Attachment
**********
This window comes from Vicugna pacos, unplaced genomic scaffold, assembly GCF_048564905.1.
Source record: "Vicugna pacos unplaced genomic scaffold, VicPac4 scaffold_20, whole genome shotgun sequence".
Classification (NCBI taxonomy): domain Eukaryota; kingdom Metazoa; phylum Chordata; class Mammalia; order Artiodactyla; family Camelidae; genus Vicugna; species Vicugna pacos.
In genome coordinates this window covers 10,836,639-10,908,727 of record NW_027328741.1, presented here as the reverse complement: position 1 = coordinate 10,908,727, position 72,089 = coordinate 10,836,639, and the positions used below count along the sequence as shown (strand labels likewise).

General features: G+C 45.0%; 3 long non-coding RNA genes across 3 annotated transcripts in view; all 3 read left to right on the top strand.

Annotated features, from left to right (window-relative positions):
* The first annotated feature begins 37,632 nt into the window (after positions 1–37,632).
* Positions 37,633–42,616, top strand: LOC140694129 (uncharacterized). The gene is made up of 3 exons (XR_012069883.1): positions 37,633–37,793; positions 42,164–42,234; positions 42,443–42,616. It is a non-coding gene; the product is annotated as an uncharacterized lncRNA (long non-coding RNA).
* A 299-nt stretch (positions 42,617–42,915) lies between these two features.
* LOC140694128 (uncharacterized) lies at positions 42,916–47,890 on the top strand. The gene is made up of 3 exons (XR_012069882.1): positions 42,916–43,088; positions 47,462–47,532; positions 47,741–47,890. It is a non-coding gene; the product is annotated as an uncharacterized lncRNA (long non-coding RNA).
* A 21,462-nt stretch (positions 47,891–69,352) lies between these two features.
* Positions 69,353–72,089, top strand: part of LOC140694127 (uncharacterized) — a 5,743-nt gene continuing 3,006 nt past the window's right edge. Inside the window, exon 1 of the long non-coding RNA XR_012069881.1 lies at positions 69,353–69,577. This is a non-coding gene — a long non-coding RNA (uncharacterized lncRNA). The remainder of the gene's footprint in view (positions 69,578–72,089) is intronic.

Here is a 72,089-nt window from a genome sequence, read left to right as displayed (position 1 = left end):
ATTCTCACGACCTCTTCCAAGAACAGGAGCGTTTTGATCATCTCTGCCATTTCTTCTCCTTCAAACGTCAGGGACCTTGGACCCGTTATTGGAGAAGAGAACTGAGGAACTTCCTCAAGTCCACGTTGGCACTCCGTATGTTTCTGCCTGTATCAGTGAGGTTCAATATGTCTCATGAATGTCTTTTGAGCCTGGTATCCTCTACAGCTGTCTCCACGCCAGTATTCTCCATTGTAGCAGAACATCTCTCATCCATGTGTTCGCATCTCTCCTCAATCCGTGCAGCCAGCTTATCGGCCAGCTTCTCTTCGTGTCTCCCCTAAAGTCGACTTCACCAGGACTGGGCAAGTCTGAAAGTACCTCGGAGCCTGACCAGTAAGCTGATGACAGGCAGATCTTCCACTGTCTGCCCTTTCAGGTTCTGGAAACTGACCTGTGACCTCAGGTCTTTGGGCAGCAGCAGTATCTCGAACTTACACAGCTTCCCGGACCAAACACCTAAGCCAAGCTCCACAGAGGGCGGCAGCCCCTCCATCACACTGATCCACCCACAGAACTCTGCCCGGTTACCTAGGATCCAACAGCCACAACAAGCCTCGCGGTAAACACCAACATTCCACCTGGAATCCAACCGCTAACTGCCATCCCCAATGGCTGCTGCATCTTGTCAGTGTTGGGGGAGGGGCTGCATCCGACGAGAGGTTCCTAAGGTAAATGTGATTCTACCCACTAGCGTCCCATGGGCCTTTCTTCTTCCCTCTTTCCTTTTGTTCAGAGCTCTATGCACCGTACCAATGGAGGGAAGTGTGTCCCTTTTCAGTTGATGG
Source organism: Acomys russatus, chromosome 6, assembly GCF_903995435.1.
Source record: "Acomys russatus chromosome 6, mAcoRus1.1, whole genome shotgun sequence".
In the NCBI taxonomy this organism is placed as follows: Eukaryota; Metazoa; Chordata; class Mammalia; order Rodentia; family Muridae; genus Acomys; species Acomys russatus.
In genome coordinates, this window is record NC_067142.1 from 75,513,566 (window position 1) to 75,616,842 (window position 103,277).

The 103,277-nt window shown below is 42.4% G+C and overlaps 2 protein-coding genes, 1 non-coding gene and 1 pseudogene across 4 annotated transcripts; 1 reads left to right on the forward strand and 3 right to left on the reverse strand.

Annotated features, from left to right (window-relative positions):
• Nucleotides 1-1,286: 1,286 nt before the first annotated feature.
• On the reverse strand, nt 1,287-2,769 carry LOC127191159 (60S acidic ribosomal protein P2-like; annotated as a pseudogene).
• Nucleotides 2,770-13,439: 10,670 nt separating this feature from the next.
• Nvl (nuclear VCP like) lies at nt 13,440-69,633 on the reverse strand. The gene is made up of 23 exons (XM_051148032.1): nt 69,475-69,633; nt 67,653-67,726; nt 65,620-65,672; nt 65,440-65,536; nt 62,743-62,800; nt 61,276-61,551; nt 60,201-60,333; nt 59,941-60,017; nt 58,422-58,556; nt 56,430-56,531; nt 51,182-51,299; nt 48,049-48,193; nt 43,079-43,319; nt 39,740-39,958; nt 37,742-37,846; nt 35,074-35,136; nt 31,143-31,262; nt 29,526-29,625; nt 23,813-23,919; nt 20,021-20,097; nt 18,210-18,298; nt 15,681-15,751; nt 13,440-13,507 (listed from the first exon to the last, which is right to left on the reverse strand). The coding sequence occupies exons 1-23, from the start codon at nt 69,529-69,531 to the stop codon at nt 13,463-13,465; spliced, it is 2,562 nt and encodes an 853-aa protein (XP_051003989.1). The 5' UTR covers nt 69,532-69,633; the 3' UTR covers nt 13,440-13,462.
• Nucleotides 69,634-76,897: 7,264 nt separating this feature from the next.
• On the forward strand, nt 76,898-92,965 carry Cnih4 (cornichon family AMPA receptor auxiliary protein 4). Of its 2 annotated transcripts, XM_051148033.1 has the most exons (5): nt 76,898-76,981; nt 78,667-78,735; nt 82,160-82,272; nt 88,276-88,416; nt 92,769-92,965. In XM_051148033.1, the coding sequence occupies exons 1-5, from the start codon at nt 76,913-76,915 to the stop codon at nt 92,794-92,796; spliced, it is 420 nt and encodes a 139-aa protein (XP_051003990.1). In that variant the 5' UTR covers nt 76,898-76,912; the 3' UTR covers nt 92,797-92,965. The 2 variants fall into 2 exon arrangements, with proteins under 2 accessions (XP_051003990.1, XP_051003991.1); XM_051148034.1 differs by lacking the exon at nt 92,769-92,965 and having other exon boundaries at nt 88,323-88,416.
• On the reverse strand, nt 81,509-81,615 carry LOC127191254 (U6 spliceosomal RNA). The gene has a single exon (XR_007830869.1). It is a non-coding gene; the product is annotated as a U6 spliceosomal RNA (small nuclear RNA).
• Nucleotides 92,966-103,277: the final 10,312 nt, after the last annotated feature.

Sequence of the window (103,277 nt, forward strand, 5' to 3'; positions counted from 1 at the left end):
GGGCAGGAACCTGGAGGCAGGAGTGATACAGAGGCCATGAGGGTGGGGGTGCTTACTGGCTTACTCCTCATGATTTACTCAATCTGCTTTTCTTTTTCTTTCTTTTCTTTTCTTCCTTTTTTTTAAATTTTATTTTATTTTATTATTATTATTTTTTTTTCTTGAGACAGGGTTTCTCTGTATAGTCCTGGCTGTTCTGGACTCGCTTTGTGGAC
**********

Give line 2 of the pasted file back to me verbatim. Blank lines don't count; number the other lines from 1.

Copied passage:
Source record: "Vicugna pacos unplaced genomic scaffold, VicPac4 scaffold_20, whole genome shotgun sequence".